Editor’s Note: In late September, SolveClimate News reporter Elizabeth McGowan traveled to Nebraska to find out more about the Keystone XL pipeline that TransCanada plans to build to carry crude oil from the tar sands of Alberta to Gulf Coast refineries in Texas. This is the second in a series. Read Part 1.
TransCanada’s plan to construct a 1,702-mile pipeline, a portion of which would cross Nebraska’s Ogallala Aquifer, recently entered the governor’s race. In early September, Republican Gov. Dave Heineman told a Nebraska reporter that he hadn’t focused on the pipeline “because it’s a federal regulatory issue. So I’ve let our congressional delegation deal with that.”
On the campaign trail, Democrat Mike Meister, an attorney challenging Heineman this fall, is calling his opponent on the carpet for his attitude about Keystone XL.
It’s the governor’s responsibility to be a bulldog on this issue, he said in a phone interview between campaign stops near the Niobrara River, adjacent to the proposed pipeline’s route.
“I hate for us to roll over and let this happen,” Meister said. “My biggest complaint is the route. TransCanada wants to save money by taking the most direct route possible, but it’s just a bad idea. The Ogallala Aquifer is paramount to the good health of this state and water is becoming more and more of a precious resource.”
Meister suggested that the newest pipeline be rerouted to the west or the east where it can run through clay soil and avoid the aquifer all together. To the east, he added, it could run parallel to a similar pipeline TransCanada completed in June.
Terry Cunha, a TranCanada spokesman, said in an interview that the company has no intention of rerouting Keystone XL at this juncture. He added that the company chose the shortest and most direct route that included the fewest number of landowners.
“TransCanada is putting a full-court press on everybody, and they’re not being honest with us,” Meister said, adding that the project will deliver very few benefits for Nebraskans.
He called the Canadian company’s threats to use eminent domain to gain access to private land the “absolute worst thing,” and said he was disappointed that the Omaha Federation of Labor is in favor of a project will provide few long-term or high-paying jobs for Nebraskans.
“Saying it’s a federal issue is the ultimate hypocrisy, and the Nebraska Legislature has a bad habit of doing this,” Meister said. “They scream about other issues but not this one, which is potentially the most important one.”
Why Aren’t Nebraska Legislators Taking Charge?
Most state legislators are evidently ignoring numbers from Bold Nebraska’s recent poll indicating that 76 percent of Nebraskans want more state regulations for pipelines and 81 percent want input on a statewide emergency response plan.
Republican state Sen. Tony Fulton, however, is in the tiny minority. In late August, the mechanical engineer wrote a letter to the State Department posing five specific questions about TransCanada’s safety plan. He wanted to know about pumping pressure and grade of steel pipe, if the pipeline could be relocated and who would cover cleanup costs in the event of a leak.
Whether or not Keystone XL is built, environmental groups are calling for the state legislature—composed of 49 senators—to pass specific measures requiring TransCanada to publicize its emergency response plan public, establish a fund to cover costs for damages, leaks and decommissioning, and pay for all affiliated infrastructure costs.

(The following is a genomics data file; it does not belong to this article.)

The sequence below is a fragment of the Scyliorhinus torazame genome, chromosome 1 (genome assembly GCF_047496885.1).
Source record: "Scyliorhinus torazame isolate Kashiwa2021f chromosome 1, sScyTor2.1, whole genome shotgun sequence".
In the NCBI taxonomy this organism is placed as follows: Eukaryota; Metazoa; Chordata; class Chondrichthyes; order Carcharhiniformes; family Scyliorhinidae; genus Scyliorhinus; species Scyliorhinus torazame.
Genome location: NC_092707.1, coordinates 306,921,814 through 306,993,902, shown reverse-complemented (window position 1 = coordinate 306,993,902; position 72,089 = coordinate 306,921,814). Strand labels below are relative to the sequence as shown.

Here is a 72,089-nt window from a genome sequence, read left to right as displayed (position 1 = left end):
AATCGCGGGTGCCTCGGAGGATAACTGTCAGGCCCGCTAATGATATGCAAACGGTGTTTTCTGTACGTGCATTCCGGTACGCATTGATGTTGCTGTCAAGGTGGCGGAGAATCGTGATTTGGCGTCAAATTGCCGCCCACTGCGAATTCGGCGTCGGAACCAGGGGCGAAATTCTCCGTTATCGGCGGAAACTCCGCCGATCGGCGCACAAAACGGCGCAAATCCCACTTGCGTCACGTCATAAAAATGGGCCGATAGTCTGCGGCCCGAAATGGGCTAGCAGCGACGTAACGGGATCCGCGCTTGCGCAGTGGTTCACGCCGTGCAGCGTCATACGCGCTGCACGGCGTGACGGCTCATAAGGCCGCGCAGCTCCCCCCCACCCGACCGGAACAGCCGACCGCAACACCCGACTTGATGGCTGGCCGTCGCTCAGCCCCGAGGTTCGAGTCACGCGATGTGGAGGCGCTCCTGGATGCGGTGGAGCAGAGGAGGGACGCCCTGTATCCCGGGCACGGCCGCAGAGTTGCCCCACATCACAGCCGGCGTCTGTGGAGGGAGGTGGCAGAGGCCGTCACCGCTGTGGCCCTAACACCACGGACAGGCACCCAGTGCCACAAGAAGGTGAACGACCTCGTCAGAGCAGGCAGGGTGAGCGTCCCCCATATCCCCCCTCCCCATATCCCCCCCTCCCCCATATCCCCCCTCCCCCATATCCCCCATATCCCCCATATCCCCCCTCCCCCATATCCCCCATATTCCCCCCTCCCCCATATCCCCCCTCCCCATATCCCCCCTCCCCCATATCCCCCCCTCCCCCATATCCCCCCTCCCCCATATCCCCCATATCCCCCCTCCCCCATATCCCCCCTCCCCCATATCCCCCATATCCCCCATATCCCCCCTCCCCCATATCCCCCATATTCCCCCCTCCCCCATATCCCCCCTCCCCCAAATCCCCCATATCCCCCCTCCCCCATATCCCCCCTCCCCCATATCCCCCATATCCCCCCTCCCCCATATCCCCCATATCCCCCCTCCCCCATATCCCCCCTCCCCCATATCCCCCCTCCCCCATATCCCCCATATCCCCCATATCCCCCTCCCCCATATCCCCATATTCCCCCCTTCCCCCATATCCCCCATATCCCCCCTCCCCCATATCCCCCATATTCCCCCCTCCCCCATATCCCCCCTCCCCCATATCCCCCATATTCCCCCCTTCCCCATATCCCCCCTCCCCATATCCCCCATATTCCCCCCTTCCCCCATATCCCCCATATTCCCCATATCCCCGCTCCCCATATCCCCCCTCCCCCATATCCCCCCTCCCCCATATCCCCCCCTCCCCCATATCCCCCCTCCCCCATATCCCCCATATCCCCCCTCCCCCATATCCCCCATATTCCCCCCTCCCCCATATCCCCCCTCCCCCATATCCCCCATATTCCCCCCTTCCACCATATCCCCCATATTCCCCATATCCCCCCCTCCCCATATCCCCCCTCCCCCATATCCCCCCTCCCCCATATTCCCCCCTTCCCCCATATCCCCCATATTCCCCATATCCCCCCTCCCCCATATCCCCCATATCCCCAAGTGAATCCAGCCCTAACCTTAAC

As it stands now, TransCanada is supposed to reimburse Nebraska for initially covering the $49 to $64 million cost to add transmission lines to the electric grid to power pipeline pumps.
In tandem, the groups want Nebraska to make it clear which state agencies have pipeline oversight; follow the lead of Montana and South Dakota by defining which areas of the state are off limits to oil pipelines; and tighten up its eminent domain law. Currently, Nebraska’s statute allows oil companies the authority to use eminent domain for pipelines and other related projects.
That could be a dicey venture, said Gould of Common Cause, because TransCanada spends a significant amount of money on a Lincoln lobbying firm that wines and dines state senators. Legislators serve part time and make about $12,000 annually, he added.
From 2006 through this year, TransCanada has paid Kissel/E&S Associates at least $331,817. Through June 2010, records indicate that the lobbying firm spent $2,366.85 on legislative entertainment this year. It isn’t an enormous sum, but a little outreach evidently goes a long way in the nation’s heartland.
“We’re trying to show how a giant corporation can come in, get eminent domain and force this pipeline down people’s throats,” Gould said.
Pipeline critics are encouraged that one state organization has registered opposition to Keystone XL. In mid-September the board of directors of the Lower Niobrara Natural Resources District voted against the project unanimously. The district covers five counties in northcentral Nebraska, near the South Dakota border.
Like the other 22 natural resource districts statewide, the one in Lower Niobrara is charged with protecting its water resources. Board members said they were opposed to TransCanada’s plans for “trenching” through the Ogallala and High Plains aquifers, the Keya Paha and Niobrara rivers, and other wetlands and wildlife habitats.
“If more natural-resources districts would follow their lead, it would carry a lot of weight, because they are seen as a local voice,” Kleeb said. “Nebraska is seen as a deep-red political state, but we protect our resources. Our farmers and our ranchers are our first conservationists.”
Tomorrow: Mostly quiet on the federal front, and overcoming the big bucks